Small cells have been “set to take off” for several years, but many projects and deployments remain grounded. Now as carriers start to explore voice over Wi-Fi, some are wondering if small cells will ever come into their own. Key decision-makers within carrier and vendor organizations still say the answer is “yes.” Here are four reasons why:
1. The spectrum equation is shifting
Carriers can add capacity to their networks by deploying more spectrum, or by making more efficient use of the spectrum they have. Densification of the network with outdoor small cells is a way to get more capacity from existing spectrum. Verizon Wireless noted in comments made after the recent AWS-3 spectrum auction that the comparison between spectrum costs and small cell costs has “changed dramatically.”
“Small cell deployments will be an increasingly cost-effective way to add capacity while at the same time improving cell edge performance and thus further increasing the value of the spectrum we hold,” said Verizon CTO Tony Melone. He said that as spectrum is becoming more expensive, small cell technology is improving and fiber backhaul is becoming more widely available and affordable. “Technology is driving both operating expenses and capital expenses in the right direction,” he said.
Verizon is not limiting its outdoor small cell deployments to urban hot spots. In Cleveland, for example, the carrier has complemented 30 downtown small cells with another 30 in the suburbs.
2. Vendors are making it easier for carriers
Vendors have learned that bringing the right solutions to market is not enough. They are helping carriers acquire sites, identify power and backhaul options, and find installers and integrators in order to expedite deployments and keep costs under control.
Analyst Nick Marshall of ABI Research said that Alcatel-Lucent has made the most progress here with its Metro Cell Express Site Certification Program, which matches the weak spots in a carrier network with power and backhaul resources, as well as with public and private real estate that is available for deployment.
Alcatel-Lucent will of course be joining forces with Nokia, as the two companies have announced plans to merge next year. Nokia has acquired a strong small cell deployment capability in the U.S. with its recent purchase of SAC Wireless. The company’s program for carriers is called Services for HetNets.
Ericsson has launched Small Cells as a Service to facilitate deployments for carriers. The network-equipment giant wants to deploy small cell networks that will serve multiple carriers from a single location.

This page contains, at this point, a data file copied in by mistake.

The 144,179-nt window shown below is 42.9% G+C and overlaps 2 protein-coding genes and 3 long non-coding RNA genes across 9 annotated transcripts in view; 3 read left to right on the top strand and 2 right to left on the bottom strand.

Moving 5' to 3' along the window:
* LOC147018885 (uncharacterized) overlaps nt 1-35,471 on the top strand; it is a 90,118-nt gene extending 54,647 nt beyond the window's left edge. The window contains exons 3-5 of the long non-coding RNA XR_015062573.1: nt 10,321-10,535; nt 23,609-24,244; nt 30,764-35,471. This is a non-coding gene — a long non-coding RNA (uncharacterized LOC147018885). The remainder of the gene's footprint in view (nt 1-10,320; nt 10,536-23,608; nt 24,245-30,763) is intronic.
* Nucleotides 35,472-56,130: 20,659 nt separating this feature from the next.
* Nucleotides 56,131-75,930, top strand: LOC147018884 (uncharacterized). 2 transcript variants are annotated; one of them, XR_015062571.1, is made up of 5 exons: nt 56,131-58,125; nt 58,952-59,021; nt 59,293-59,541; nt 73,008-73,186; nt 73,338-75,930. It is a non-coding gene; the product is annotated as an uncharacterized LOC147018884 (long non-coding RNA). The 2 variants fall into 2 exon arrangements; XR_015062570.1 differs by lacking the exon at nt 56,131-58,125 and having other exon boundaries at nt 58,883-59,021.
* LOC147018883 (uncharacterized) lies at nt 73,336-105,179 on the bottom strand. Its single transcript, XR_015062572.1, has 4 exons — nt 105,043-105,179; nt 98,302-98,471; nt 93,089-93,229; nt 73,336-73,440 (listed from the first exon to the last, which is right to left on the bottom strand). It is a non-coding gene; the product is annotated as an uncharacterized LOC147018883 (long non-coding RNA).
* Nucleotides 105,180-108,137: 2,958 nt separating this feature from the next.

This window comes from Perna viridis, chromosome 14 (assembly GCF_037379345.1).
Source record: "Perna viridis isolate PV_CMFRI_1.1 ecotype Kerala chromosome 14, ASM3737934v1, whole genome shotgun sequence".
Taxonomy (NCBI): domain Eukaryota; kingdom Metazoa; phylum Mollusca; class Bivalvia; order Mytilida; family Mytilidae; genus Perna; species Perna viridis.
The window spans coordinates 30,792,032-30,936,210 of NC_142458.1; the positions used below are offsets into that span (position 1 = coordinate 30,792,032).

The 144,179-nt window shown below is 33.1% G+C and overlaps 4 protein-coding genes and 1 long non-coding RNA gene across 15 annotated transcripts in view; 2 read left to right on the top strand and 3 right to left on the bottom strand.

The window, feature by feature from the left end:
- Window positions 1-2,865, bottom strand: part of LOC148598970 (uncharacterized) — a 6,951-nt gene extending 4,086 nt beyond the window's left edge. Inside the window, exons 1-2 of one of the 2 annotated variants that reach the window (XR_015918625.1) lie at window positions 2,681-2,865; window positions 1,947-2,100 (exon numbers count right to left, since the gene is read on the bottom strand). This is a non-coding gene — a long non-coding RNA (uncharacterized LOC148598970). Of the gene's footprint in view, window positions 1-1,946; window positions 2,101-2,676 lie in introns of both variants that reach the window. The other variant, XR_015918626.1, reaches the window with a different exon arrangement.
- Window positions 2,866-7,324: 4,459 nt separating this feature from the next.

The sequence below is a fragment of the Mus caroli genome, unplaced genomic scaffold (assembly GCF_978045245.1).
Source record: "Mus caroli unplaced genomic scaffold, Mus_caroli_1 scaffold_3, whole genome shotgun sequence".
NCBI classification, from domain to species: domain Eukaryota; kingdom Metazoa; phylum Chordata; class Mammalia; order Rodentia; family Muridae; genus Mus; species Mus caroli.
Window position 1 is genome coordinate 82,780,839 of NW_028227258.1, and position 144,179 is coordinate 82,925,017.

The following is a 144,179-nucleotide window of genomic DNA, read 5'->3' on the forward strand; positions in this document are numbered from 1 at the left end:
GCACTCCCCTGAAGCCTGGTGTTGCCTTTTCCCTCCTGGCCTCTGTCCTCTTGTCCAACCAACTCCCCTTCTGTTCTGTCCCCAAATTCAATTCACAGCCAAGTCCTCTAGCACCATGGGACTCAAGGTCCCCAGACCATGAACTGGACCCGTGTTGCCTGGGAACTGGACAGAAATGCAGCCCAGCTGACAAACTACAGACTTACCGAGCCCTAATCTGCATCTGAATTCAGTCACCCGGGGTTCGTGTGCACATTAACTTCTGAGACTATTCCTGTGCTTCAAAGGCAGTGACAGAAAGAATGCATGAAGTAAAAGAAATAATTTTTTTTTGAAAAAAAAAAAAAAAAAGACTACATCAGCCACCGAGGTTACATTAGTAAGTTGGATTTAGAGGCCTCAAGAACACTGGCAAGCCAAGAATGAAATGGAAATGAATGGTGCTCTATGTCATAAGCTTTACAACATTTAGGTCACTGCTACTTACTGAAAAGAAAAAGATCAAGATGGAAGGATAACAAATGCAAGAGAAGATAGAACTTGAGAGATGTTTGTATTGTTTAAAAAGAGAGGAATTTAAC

Huawei is partnering with facilities owners that can provide location, power and backhaul for small cell deployments. The company calls its solution Crowd-sourcing Small Cells, and incorporates an open platform which supports third-party interfaces.
3. Enterprises are willing to foot the bill
“Building owners in hotels and hospitals are getting desperate for mobile coverage, and are willing to pay for their own infrastructure,” said analyst Joe Madden of Mobile Experts.
Nokia’s SAC Wireless has already completed projects for enterprise customers who paid for their own systems. The company said that many venues are too small to attract carrier investment, but that once a system is in place the carrier will bring connectivity.
“We go out and build a neutral host system for [the enterprise]and they fund it,” said SAC Wireless CEO Bill Koziel. “The carrier may not invest the capital of building that infrastructure, the building itself may have to do that, but the carrier is more likely to join a system that is already in place. It’s a better use of capital.”
Enterprise investment in small cells should also be facilitated by partnerships between small cell providers and Wi-Fi access point vendors. Makers of Wi-Fi equipment are starting to incorporate small cells into their product offerings.
4. Carriers are preparing to deploy higher frequencies
Higher frequencies have shorter wavelengths and therefore require cells that are closer together. Carriers are starting to explore ways to use higher frequencies as they prepare for the next generation of wireless connectivity, 5G.
“One of the things that everyone agrees on is that at some point in time we will need more spectrum, and the only place where we can find it is in the very high frequencies,” said Lauri Oksanen, head of research and technology at Nokia Networks.
Nokia has partnered with National Instruments to research millimeter wave solutions, and has reached peak speeds of 10 gigabits per second in the 73 GHz band. National Instruments said it also has seen tests in other high frequency bands.
“Below the 6 GHz band is where communication takes place today,” explained Jeff Philips, senior product manager for National Instruments’ LabVIEW solution. “Above that the frequencies were too exotic, the researchers didn’t even think we could do bandwidth communication across that spectrum and now with some of these different research applications – 28 GHz, 38 GHz, even all the way up to 60 GHz, we’re starting to see some of these different applications prove out the ability to stream data,” he said. Nokia’s 73 GHz is of course using an even higher frequency.
“As you look at the emergence of massive MIMO and millimeter wave as complementary technologies, I really think that the development of those and the theories behind those will really help small cell get to the point where a lot of the pundits were expecting it to be by this point already,” said Philips. “The higher frequencies that we’re seeing out of millimeter wave will help with the application of densification within the small cell research area.”
Image source: AT&T
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